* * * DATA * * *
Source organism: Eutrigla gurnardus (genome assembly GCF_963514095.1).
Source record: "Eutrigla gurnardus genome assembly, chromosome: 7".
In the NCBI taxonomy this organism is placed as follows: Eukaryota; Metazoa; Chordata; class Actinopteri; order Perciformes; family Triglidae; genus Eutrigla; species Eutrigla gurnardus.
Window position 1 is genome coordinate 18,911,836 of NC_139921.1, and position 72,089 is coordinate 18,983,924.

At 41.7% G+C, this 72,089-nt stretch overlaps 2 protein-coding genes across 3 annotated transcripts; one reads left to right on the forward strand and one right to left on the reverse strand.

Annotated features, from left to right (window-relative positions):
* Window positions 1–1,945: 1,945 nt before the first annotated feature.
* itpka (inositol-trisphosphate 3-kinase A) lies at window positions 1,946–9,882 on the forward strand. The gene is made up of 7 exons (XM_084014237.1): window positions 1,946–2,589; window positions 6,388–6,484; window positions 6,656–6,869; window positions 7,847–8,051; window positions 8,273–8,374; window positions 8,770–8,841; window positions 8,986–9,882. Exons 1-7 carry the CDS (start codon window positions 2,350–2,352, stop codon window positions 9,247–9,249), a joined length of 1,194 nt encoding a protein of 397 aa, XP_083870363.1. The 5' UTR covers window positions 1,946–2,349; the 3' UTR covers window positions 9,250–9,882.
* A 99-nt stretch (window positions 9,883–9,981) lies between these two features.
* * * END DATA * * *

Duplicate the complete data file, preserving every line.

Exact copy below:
Source organism: Eutrigla gurnardus (genome assembly GCF_963514095.1).
Source record: "Eutrigla gurnardus genome assembly, chromosome: 7".
In the NCBI taxonomy this organism is placed as follows: Eukaryota; Metazoa; Chordata; class Actinopteri; order Perciformes; family Triglidae; genus Eutrigla; species Eutrigla gurnardus.
Window position 1 is genome coordinate 18,911,836 of NC_139921.1, and position 72,089 is coordinate 18,983,924.

At 41.7% G+C, this 72,089-nt stretch overlaps 2 protein-coding genes across 3 annotated transcripts; one reads left to right on the forward strand and one right to left on the reverse strand.

Annotated features, from left to right (window-relative positions):
* Window positions 1–1,945: 1,945 nt before the first annotated feature.
* itpka (inositol-trisphosphate 3-kinase A) lies at window positions 1,946–9,882 on the forward strand. The gene is made up of 7 exons (XM_084014237.1): window positions 1,946–2,589; window positions 6,388–6,484; window positions 6,656–6,869; window positions 7,847–8,051; window positions 8,273–8,374; window positions 8,770–8,841; window positions 8,986–9,882. Exons 1-7 carry the CDS (start codon window positions 2,350–2,352, stop codon window positions 9,247–9,249), a joined length of 1,194 nt encoding a protein of 397 aa, XP_083870363.1. The 5' UTR covers window positions 1,946–2,349; the 3' UTR covers window positions 9,250–9,882.
* A 99-nt stretch (window positions 9,883–9,981) lies between these two features.